Wizards of the Coast Announces Last Core Set — Magic: Origins

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Wizards of the Coast announced Sunday during a Pro Tour Fate Rerforged livestream the first details about this summer’s Magic: The Gathering core set, Magic: Origins.

Magic: Origins will be the last of the game’s core sets. But, according to designers Mark Purvis and Ian Duke, it will differ sharply from previous Magic: The Gathering core sets and set up a new direction for storytelling in the Magic: The Gathering world.

Magic: Origins Logo from the magic: Origins announcementMagic: Origins set symbol

Key Details of Magic: Origins

  • July 17 release
  • 277 cards
  • 2 new mechanics
  • More new cards than any previous core set
  • Focus on the origin stories for five planeswalkers

The 277-card set will include more new cards than any previous core set as well as two new mechanics. Story-wise, it will focus on the origins of five notable planeswalkers: Gideon, Jace, Liliana, Chandra and Nissa.

According to Duke, the story for Magic: Origins will focus on “who they are where they came from and how they became the planeswalkers you know today.”

“We get to see our planeswalker characters before they are planeswalkers,” Purvis added.

Liliana, for example, was a healer in her home plane before she became a necromancer. See the example art revealed below.

Screenshot 2015-02-09 09.37.06

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While the pair avoided any specifics about how the set would play, Purvis said that the mechanics would reflect players “leveling up” during play. In addition to what this means for new mechanics, it may mean that the set includes a significant selection of “Level Up” cards from the Eldrazi block.

Planeswalkers focussed on in Magic: Origins

  • Gideon
  • Jace
  • Liliana
  • Chandra
  • Nissa


Announcement video. Details begin around the 3:55 mark.

The Long View

According to Duke, Wizards of the Coast sees Magic: Origins “as a new beginning” in terms of both the game’s release schedule and its method of storytelling.

Wizards will begin telling “very coherent, in-depth” stories about its planeswalkers that will play out over story arcs that span multiple sets.

This may reflect further infusion of the Hasbro business approach into Wizards’ daily operations. Former Hasbro board game designer Rob Daviau said at Gen Con 2014 that Hasbro prefers to consolidate all of its products under discrete brands — using the “Scrabble” name on all of its word games, for instance.

It’s likely no coincidence that the five planeswalkers featured in Magic: Origins include all of the planeswalkers we know to be included in the Magic: The Gathering Strategy Board Game.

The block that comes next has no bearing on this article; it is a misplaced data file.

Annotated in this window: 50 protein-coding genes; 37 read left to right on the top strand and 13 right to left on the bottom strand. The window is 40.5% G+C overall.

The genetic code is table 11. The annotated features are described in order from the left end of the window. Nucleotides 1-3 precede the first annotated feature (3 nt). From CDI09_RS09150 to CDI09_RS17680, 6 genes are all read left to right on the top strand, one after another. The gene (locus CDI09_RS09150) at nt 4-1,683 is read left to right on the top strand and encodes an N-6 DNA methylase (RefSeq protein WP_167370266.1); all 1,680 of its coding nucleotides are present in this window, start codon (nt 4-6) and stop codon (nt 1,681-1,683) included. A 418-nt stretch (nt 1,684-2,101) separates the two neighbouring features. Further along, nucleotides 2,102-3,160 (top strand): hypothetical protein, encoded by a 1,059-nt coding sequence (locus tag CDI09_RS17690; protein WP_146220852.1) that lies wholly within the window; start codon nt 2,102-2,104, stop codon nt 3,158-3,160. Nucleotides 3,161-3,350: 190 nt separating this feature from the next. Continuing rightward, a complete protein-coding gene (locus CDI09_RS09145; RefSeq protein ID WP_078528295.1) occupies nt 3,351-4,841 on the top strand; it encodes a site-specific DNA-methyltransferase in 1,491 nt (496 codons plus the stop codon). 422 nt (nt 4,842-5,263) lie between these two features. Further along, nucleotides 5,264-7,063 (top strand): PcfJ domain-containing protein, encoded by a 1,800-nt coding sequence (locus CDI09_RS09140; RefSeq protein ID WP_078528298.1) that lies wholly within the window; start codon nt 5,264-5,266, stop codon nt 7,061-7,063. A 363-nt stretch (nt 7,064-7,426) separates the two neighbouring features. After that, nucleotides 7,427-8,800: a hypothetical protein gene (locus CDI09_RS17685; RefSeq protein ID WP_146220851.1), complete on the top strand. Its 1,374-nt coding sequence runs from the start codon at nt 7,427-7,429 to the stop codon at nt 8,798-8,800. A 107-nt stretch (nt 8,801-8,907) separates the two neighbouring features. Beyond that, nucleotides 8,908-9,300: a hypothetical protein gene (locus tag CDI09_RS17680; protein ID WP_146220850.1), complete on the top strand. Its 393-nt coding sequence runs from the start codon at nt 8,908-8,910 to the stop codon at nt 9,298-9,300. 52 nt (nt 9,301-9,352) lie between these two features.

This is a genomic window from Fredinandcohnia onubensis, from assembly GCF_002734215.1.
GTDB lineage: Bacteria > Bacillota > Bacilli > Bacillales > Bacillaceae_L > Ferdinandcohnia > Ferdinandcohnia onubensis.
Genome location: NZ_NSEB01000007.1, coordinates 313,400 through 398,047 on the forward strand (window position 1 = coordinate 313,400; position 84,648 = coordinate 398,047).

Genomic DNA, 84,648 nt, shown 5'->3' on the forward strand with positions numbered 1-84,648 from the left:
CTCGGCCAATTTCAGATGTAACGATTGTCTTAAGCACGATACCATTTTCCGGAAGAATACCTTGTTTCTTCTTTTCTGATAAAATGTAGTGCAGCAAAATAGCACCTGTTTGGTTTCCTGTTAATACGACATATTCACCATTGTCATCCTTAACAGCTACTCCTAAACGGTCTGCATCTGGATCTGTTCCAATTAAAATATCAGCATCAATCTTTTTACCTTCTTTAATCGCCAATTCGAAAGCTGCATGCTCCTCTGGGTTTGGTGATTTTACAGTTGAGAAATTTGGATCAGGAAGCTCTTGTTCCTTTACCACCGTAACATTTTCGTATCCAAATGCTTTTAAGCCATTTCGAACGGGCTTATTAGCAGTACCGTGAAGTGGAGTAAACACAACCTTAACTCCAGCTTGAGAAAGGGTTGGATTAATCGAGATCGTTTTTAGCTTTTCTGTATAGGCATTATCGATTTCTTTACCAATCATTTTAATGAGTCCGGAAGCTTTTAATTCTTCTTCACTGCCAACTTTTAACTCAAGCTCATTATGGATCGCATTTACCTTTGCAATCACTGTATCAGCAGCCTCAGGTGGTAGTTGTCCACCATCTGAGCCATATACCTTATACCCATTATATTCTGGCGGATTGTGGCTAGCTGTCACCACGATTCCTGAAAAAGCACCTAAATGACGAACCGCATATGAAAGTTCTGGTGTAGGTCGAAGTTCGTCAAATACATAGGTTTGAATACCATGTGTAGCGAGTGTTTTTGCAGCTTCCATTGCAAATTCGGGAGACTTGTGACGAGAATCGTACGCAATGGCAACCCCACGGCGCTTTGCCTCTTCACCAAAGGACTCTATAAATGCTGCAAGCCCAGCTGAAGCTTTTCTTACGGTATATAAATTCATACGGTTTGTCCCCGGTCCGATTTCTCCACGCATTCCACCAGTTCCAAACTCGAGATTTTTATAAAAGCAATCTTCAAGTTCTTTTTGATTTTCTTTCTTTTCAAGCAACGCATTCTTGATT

Magic The Gathering Strategy Board Game Box

Given that approach, and what Duke and Purvis said during the announcement, it’s likely that Wizards will use those five planeswalkers as the default faces of the Magic: The Gathering brand going forward.

What do you think of the Magic: Origins announcement? Tell us in the comments.

2 comments

  1. Tyler Dryden Reply

    Crazy, this whole past year I couldn't find a magic shop that didn't do two modern tournaments a week. Move to Seattle man, don't have to deal with those crazy blizzards too :)

  2. Tom Chieppo Reply

    Well, I just think that Standard is going to be the most expensive format in Magic. Moreover, the standard format is going to have a quicker rotation with more sets to choose from. Furthermore, I don't like not having anymore core sets, due to the fact that is going to take away from people, who are just learning the game, or budget players, who don't have the cash to buy a bunch of new cards. It is more of a money grab from players, who want to save up their cash for other things, not just cards.

    When you play in a Standard Tournament, you are going to face the same decks more than half of the time. In essence, Standard doesn't have the same competitive play like Modern, Legacy, Vanguard, Limited, and Commander does. I think Modern is the format I'm mostly interested in playing, but Connecticut doesn't do Modern Magic Tournaments. The card shops in Connecticut should do Modern Magic Tournaments. I think they will be surprised on how much business they would end up getting from the crowd turnouts.

    I rather use the cards I have even though that they aren't all Standard. I like playing Magic for the competitiveness spirit and the fun the game presents. All the rotations as I mentioned before, is just going to be way too costly in a two year span, which isn't even enough time to play with those card sets anyway. You're basically going to keep your cards, sell them, or play a different format when you can't use the certain cards you want in your deck because of the switch in the rotation.

    What should happen is the rotation of the new sets should be extended at least 3-5 years, or some of the sets in Modern should also be accessible to play in Standard. Also, make the cards more budget worthy instead of making them $30-$50 bucks a pop. The more expensive products are, the less of the product is going to be sold to customers. I just think more Magic players will break away from the Standard format when all the new sets enter the rotation and the decks that they want to use for the upcoming tournaments are no longer allowed that may change the overall perspective of the game and could change how many people will stick to this card game?

    It is going to turn more players off and possibly quitting the game all together.

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